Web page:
Estimating Hourly Concentrations of PM2.5 across a Metropolitan Area Using Low-Cost Particle Monitors
AbstractThere is concern regarding the heterogeneity of exposure to airborne particulate matter (PM) across urban areas leading to negatively biased health effects models. New, low-cost sensors now permit continuous and simultaneous measurements to be made in multiple locations. Measurements of ambient PM were made from October to April 2015–2016 and 2016–2017 to assess the spatial and temporal variability in PM and the relative importance of traffic and wood smoke to outdoor PM concentrations in Rochester, NY, USA. In general, there was moderate spatial inhomogeneity, as indicated by multiple pairwise measures including coefficient of divergence and signed rank tests of the value distributions. Pearson correlation coefficients were often moderate (~50% of units showed correlations >0.5 during the first season), indicating that there was some coherent variation across the area, likely driven by a combination of meteorological conditions (wind speed, direction, and mixed layer heights) and the concentration of PM2.5 being transported into the region. Although the accuracy of these PM sensors is limited, they are sufficiently precise relative to one another and to research grade instruments that they can be useful is assessing the spatial and temporal variations across an area and provide concentration estimates based on higher-quality central site monitoring data. View Full-Text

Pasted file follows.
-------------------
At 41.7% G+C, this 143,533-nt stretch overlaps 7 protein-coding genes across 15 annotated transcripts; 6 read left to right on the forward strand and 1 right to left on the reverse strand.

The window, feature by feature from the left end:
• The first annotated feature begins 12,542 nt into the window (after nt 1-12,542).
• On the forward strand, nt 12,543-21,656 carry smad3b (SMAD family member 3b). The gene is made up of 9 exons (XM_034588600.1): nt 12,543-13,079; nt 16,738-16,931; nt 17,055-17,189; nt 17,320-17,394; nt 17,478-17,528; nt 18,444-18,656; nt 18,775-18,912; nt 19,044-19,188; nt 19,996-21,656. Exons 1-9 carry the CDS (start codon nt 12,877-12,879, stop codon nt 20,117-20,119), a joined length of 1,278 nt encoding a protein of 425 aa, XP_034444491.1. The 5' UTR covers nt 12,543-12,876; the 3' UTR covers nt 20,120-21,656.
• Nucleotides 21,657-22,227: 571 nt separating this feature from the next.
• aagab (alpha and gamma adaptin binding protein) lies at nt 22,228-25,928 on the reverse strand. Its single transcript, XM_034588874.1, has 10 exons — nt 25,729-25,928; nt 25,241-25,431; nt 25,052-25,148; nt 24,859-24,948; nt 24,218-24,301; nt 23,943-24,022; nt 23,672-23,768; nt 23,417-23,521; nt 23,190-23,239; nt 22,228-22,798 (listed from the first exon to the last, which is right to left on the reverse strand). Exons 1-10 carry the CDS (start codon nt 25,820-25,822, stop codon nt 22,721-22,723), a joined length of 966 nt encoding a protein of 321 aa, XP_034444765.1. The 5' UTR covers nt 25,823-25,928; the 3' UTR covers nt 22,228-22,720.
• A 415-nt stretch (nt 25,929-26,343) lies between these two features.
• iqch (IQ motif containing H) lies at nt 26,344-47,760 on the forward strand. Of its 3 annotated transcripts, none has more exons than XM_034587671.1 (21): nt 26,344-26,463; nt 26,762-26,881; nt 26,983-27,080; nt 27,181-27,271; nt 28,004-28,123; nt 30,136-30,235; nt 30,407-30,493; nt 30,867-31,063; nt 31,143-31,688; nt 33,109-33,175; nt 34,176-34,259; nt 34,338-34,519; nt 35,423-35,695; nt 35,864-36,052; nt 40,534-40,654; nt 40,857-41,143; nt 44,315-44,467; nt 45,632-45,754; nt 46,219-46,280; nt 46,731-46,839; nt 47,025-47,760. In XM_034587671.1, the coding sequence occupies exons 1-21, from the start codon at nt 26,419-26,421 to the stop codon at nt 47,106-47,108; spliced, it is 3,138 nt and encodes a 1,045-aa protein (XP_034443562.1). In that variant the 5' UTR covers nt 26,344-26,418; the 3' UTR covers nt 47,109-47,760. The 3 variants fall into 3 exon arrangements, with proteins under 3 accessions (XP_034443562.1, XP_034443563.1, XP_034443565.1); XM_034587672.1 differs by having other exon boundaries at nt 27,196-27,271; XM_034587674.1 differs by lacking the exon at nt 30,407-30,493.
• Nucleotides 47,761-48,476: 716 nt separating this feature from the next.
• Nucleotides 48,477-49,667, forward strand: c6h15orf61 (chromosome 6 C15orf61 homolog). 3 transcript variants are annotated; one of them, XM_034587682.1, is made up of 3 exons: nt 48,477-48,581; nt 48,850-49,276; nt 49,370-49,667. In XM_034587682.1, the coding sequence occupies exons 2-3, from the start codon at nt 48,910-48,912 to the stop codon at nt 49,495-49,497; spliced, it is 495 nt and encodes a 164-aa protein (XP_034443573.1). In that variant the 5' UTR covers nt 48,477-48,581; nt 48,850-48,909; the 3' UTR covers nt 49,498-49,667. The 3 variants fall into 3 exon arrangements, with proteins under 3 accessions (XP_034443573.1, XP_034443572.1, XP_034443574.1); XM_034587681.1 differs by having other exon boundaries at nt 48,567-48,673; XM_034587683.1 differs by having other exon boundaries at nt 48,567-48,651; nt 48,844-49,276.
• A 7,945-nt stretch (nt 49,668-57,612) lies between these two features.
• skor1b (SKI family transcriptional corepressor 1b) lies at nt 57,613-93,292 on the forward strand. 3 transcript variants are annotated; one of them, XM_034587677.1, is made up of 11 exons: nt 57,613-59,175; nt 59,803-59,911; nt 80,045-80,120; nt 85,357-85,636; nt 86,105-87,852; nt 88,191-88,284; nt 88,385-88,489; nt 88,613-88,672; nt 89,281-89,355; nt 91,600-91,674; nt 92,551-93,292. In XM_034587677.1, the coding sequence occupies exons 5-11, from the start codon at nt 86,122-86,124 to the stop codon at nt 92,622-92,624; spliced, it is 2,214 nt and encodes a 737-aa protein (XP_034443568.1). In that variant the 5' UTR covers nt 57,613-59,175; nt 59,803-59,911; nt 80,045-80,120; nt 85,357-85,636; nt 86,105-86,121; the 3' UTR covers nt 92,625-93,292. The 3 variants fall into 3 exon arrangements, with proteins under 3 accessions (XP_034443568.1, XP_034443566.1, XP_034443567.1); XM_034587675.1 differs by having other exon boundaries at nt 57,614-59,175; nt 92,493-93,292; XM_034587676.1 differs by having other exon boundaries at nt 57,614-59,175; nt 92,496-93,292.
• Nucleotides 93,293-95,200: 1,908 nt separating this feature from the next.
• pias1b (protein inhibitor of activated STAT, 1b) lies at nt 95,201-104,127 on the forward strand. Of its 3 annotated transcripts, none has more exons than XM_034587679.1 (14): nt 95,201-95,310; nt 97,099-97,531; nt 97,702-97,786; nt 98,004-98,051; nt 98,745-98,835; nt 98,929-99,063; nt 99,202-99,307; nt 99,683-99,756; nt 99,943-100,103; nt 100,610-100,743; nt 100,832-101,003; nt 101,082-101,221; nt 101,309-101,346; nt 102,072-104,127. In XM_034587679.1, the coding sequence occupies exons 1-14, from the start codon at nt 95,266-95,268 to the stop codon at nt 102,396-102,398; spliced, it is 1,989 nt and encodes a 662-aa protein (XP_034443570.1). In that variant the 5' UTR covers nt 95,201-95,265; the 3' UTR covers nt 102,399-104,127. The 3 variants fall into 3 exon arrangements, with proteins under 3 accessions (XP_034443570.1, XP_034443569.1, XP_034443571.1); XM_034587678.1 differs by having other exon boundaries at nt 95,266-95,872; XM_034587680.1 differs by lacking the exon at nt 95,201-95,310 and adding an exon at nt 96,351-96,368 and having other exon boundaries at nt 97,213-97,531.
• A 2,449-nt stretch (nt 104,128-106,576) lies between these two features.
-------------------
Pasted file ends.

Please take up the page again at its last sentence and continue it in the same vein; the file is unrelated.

Share & Cite This Article
Zikova, N.; Masiol, M.; Chalupa, D.C.; Rich, D.Q.; Ferro, A.R.; Hopke, P.K. Estimating Hourly Concentrations of PM2.5 across a Metropolitan Area Using Low-Cost Particle Monitors. Sensors 2017, 17, 1922.
Zikova N, Masiol M, Chalupa DC, Rich DQ, Ferro AR, Hopke PK. Estimating Hourly Concentrations of PM2.5 across a Metropolitan Area Using Low-Cost Particle Monitors. Sensors. 2017; 17(8):1922.Chicago/Turabian Style
Zikova, Nadezda; Masiol, Mauro; Chalupa, David C.; Rich, David Q.; Ferro, Andrea R.; Hopke, Philip K. 2017. "Estimating Hourly Concentrations of PM2.5 across a Metropolitan Area Using Low-Cost Particle Monitors." Sensors 17, no. 8: 1922.
Note that from the first issue of 2016, MDPI journals use article numbers instead of page numbers. See further details here.